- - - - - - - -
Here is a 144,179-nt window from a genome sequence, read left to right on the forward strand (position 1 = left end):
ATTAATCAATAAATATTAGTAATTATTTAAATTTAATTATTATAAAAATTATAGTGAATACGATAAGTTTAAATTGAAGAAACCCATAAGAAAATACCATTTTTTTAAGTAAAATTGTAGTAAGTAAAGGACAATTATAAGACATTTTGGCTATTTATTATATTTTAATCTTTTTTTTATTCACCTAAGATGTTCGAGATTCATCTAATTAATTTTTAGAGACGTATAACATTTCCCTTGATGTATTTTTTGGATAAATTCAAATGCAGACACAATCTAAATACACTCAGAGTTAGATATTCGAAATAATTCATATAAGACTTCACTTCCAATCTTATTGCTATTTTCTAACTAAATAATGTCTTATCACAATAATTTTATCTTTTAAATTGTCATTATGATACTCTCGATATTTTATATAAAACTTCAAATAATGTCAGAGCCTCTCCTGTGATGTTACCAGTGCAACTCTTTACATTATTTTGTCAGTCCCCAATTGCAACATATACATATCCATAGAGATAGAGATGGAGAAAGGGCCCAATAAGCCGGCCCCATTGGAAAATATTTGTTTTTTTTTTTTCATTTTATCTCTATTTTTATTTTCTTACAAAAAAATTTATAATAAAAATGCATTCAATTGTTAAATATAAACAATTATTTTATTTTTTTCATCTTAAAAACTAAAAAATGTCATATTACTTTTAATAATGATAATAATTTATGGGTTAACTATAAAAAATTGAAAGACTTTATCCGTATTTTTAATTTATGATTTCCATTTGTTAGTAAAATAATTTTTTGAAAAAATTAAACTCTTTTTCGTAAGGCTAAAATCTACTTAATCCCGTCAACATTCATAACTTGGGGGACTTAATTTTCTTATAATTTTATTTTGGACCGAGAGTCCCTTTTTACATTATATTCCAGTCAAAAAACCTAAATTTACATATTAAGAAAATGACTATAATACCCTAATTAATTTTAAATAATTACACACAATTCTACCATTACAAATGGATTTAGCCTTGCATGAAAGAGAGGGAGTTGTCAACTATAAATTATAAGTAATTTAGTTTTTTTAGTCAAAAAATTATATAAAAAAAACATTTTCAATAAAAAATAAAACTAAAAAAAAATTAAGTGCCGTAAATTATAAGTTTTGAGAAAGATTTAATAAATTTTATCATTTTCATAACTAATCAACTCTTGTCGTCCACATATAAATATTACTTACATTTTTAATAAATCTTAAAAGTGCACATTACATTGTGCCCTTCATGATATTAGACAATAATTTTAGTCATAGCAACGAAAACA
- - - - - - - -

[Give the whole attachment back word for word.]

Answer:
Here is a 144,179-nt window from a genome sequence, read left to right on the forward strand (position 1 = left end):
ATTAATCAATAAATATTAGTAATTATTTAAATTTAATTATTATAAAAATTATAGTGAATACGATAAGTTTAAATTGAAGAAACCCATAAGAAAATACCATTTTTTTAAGTAAAATTGTAGTAAGTAAAGGACAATTATAAGACATTTTGGCTATTTATTATATTTTAATCTTTTTTTTATTCACCTAAGATGTTCGAGATTCATCTAATTAATTTTTAGAGACGTATAACATTTCCCTTGATGTATTTTTTGGATAAATTCAAATGCAGACACAATCTAAATACACTCAGAGTTAGATATTCGAAATAATTCATATAAGACTTCACTTCCAATCTTATTGCTATTTTCTAACTAAATAATGTCTTATCACAATAATTTTATCTTTTAAATTGTCATTATGATACTCTCGATATTTTATATAAAACTTCAAATAATGTCAGAGCCTCTCCTGTGATGTTACCAGTGCAACTCTTTACATTATTTTGTCAGTCCCCAATTGCAACATATACATATCCATAGAGATAGAGATGGAGAAAGGGCCCAATAAGCCGGCCCCATTGGAAAATATTTGTTTTTTTTTTTTCATTTTATCTCTATTTTTATTTTCTTACAAAAAAATTTATAATAAAAATGCATTCAATTGTTAAATATAAACAATTATTTTATTTTTTTCATCTTAAAAACTAAAAAATGTCATATTACTTTTAATAATGATAATAATTTATGGGTTAACTATAAAAAATTGAAAGACTTTATCCGTATTTTTAATTTATGATTTCCATTTGTTAGTAAAATAATTTTTTGAAAAAATTAAACTCTTTTTCGTAAGGCTAAAATCTACTTAATCCCGTCAACATTCATAACTTGGGGGACTTAATTTTCTTATAATTTTATTTTGGACCGAGAGTCCCTTTTTACATTATATTCCAGTCAAAAAACCTAAATTTACATATTAAGAAAATGACTATAATACCCTAATTAATTTTAAATAATTACACACAATTCTACCATTACAAATGGATTTAGCCTTGCATGAAAGAGAGGGAGTTGTCAACTATAAATTATAAGTAATTTAGTTTTTTTAGTCAAAAAATTATATAAAAAAAACATTTTCAATAAAAAATAAAACTAAAAAAAAATTAAGTGCCGTAAATTATAAGTTTTGAGAAAGATTTAATAAATTTTATCATTTTCATAACTAATCAACTCTTGTCGTCCACATATAAATATTACTTACATTTTTAATAAATCTTAAAAGTGCACATTACATTGTGCCCTTCATGATATTAGACAATAATTTTAGTCATAGCAACGAAAACA